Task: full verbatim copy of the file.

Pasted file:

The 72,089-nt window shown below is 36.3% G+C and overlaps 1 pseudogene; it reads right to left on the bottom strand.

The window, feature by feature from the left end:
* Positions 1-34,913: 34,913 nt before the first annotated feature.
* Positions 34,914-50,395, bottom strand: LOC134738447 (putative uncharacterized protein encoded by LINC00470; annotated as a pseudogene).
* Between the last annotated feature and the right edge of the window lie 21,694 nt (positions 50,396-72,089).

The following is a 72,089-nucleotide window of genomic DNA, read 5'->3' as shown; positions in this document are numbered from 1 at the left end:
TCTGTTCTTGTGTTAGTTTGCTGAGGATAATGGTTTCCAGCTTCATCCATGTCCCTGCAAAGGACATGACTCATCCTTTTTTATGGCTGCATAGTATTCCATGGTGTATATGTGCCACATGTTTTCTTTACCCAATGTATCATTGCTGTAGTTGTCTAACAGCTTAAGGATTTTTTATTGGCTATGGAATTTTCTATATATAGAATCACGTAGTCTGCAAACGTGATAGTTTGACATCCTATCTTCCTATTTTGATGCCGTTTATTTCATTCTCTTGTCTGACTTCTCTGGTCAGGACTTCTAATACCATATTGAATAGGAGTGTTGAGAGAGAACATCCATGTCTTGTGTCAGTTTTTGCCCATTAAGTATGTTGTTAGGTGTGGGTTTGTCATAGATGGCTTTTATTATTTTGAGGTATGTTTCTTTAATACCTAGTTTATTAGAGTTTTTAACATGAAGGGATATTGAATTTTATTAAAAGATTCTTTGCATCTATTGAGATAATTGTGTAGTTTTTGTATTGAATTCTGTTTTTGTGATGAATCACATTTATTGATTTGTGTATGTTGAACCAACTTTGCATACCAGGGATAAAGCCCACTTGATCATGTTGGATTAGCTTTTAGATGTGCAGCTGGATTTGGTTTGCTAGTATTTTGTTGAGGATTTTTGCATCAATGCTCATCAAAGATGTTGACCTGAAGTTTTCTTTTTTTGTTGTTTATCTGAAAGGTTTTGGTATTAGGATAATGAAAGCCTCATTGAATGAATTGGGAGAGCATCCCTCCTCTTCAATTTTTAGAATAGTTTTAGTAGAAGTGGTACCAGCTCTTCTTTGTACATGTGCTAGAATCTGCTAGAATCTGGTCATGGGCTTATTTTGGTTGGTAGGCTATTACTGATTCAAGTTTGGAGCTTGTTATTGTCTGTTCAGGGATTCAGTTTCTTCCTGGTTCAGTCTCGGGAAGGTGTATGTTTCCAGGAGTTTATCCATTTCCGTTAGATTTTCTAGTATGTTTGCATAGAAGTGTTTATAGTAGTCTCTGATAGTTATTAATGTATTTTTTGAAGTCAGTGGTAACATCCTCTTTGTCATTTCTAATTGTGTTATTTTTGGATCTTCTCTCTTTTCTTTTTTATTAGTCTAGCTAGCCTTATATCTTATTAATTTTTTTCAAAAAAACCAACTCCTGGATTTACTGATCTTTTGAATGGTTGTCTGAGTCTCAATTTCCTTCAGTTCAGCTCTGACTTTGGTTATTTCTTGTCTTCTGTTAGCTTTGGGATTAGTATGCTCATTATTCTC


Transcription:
The 72,089-nt window shown below is 36.3% G+C and overlaps 1 pseudogene; it reads right to left on the bottom strand.

The window, feature by feature from the left end:
* Positions 1-34,913: 34,913 nt before the first annotated feature.
* Positions 34,914-50,395, bottom strand: LOC134738447 (putative uncharacterized protein encoded by LINC00470; annotated as a pseudogene).
* Between the last annotated feature and the right edge of the window lie 21,694 nt (positions 50,396-72,089).

The following is a 72,089-nucleotide window of genomic DNA, read 5'->3' as shown; positions in this document are numbered from 1 at the left end:
TCTGTTCTTGTGTTAGTTTGCTGAGGATAATGGTTTCCAGCTTCATCCATGTCCCTGCAAAGGACATGACTCATCCTTTTTTATGGCTGCATAGTATTCCATGGTGTATATGTGCCACATGTTTTCTTTACCCAATGTATCATTGCTGTAGTTGTCTAACAGCTTAAGGATTTTTTATTGGCTATGGAATTTTCTATATATAGAATCACGTAGTCTGCAAACGTGATAGTTTGACATCCTATCTTCCTATTTTGATGCCGTTTATTTCATTCTCTTGTCTGACTTCTCTGGTCAGGACTTCTAATACCATATTGAATAGGAGTGTTGAGAGAGAACATCCATGTCTTGTGTCAGTTTTTGCCCATTAAGTATGTTGTTAGGTGTGGGTTTGTCATAGATGGCTTTTATTATTTTGAGGTATGTTTCTTTAATACCTAGTTTATTAGAGTTTTTAACATGAAGGGATATTGAATTTTATTAAAAGATTCTTTGCATCTATTGAGATAATTGTGTAGTTTTTGTATTGAATTCTGTTTTTGTGATGAATCACATTTATTGATTTGTGTATGTTGAACCAACTTTGCATACCAGGGATAAAGCCCACTTGATCATGTTGGATTAGCTTTTAGATGTGCAGCTGGATTTGGTTTGCTAGTATTTTGTTGAGGATTTTTGCATCAATGCTCATCAAAGATGTTGACCTGAAGTTTTCTTTTTTTGTTGTTTATCTGAAAGGTTTTGGTATTAGGATAATGAAAGCCTCATTGAATGAATTGGGAGAGCATCCCTCCTCTTCAATTTTTAGAATAGTTTTAGTAGAAGTGGTACCAGCTCTTCTTTGTACATGTGCTAGAATCTGCTAGAATCTGGTCATGGGCTTATTTTGGTTGGTAGGCTATTACTGATTCAAGTTTGGAGCTTGTTATTGTCTGTTCAGGGATTCAGTTTCTTCCTGGTTCAGTCTCGGGAAGGTGTATGTTTCCAGGAGTTTATCCATTTCCGTTAGATTTTCTAGTATGTTTGCATAGAAGTGTTTATAGTAGTCTCTGATAGTTATTAATGTATTTTTTGAAGTCAGTGGTAACATCCTCTTTGTCATTTCTAATTGTGTTATTTTTGGATCTTCTCTCTTTTCTTTTTTATTAGTCTAGCTAGCCTTATATCTTATTAATTTTTTTCAAAAAAACCAACTCCTGGATTTACTGATCTTTTGAATGGTTGTCTGAGTCTCAATTTCCTTCAGTTCAGCTCTGACTTTGGTTATTTCTTGTCTTCTGTTAGCTTTGGGATTAGTATGCTCATTATTCTC